Sunday, 21 December 2014

I don't deserve it


I ran into my lovely young friend (ex bar-girl) in the garden of the pub the other day, and she said she had just got back from the funeral of the poor girl who jumped off Clifton Suspension Bridge with her new-born baby. It turned out they were old friends from schooldays. The outside of the church was packed with journalists taking photographs and notes apparently, and I was not surprised to hear that.

The day before, she - D - had sent me a text saying that she had asked her three year-old son who he would most like to see over Christmas, and he said me. She had to tell me about this.

The little lad has - for some inexplicable reason - really liked me from the first time we met, or at least met when he was old enough to focus his eyes. As soon as he could get a few words together, he would shout out my nick-name when he saw me from some distance in town, and now comes running up for a big hug. I am so flattered - and confused - by this.

He now encourages his mother to take him to the pub so he can see me, and - funnily enough - this is all the excuse she needs to go there for a quick drink with other friends.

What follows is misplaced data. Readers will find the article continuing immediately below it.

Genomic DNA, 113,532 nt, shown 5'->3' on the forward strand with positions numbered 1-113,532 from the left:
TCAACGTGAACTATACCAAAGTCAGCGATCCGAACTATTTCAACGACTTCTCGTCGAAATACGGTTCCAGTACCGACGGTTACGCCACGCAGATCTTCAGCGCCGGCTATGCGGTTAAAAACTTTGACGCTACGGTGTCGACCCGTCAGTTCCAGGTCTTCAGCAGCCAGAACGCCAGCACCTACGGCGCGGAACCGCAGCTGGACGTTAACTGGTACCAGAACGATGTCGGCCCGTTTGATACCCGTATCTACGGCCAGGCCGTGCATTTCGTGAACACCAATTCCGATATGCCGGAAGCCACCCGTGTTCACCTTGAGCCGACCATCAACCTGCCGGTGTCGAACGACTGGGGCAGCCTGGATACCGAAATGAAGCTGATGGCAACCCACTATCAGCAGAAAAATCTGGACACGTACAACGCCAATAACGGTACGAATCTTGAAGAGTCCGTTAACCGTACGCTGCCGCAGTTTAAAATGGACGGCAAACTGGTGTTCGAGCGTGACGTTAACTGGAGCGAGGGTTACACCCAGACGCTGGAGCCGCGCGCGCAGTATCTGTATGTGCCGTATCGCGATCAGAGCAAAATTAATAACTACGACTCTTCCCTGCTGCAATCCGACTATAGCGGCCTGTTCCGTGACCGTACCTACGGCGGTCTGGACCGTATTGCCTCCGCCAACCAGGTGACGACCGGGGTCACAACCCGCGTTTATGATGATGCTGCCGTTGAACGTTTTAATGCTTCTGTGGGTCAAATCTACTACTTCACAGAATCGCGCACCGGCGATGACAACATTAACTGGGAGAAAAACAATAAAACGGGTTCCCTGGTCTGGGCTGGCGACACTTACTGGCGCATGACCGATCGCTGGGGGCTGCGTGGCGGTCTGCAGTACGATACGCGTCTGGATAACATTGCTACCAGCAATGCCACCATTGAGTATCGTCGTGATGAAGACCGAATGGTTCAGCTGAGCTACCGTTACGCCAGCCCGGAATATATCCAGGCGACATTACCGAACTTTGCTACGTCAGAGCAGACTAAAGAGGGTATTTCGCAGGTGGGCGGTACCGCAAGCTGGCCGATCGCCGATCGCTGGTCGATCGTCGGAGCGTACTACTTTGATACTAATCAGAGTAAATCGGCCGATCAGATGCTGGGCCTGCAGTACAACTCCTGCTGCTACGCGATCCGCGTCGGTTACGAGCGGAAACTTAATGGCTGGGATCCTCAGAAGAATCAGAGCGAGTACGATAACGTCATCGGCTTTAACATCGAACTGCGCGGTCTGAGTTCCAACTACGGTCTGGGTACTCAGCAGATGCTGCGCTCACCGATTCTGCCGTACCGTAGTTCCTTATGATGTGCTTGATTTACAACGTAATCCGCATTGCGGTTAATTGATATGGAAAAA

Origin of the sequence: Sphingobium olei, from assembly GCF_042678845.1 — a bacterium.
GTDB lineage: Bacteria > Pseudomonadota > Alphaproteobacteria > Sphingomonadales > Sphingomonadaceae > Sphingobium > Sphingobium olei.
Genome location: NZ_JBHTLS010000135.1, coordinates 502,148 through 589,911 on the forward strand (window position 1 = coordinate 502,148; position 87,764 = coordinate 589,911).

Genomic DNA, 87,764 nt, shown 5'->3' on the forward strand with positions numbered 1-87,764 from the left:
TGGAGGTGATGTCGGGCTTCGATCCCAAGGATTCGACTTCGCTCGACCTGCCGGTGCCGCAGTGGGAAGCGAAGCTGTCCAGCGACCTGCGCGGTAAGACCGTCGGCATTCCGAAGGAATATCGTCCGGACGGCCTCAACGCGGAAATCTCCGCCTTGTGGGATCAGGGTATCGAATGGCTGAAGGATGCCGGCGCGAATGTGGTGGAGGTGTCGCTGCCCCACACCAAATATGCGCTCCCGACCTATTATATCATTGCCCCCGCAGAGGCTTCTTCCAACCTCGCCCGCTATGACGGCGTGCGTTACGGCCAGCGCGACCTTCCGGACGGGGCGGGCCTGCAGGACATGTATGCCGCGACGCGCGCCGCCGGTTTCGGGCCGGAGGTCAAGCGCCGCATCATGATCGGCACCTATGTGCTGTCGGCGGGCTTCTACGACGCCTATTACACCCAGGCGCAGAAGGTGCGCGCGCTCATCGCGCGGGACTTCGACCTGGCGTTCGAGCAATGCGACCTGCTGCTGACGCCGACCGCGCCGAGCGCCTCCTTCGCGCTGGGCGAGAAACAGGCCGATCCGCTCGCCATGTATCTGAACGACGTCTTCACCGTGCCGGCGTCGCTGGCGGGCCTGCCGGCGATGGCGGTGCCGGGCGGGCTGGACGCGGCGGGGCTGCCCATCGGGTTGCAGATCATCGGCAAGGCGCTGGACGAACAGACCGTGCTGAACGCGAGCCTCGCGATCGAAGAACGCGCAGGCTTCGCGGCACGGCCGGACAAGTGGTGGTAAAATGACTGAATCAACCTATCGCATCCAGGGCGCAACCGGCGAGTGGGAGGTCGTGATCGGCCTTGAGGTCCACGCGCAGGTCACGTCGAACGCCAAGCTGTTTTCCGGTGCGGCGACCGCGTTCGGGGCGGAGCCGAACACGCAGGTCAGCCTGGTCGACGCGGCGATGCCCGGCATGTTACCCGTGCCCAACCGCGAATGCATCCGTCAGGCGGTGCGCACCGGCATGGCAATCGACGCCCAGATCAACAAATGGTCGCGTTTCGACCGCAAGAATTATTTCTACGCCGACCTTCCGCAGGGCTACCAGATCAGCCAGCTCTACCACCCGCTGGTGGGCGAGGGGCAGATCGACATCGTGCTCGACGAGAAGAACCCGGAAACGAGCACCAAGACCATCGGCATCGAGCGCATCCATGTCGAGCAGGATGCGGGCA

The other day, I was in a charity shop when I saw a top-quality pair of compact binoculars for sale for not much money, so I bought them to put on eBay, where they probably would have sold for about £80, being made by Bausch and Lomb.

I was just about to photograph them for listing, when the text came through about little Zak wanting to see me over Christmas, and I suddenly decided to give them to him as a present.

H.I. suggested he was too young for them, but it has always been my theory (and hers, actually) that many children are put off telescopes and binos for life by being given crap ones with unusable optics. They make these cheap, plastic things to give to kids for Christmas as if their eyesight is nowhere near as good as adults, but of course it is usually much better.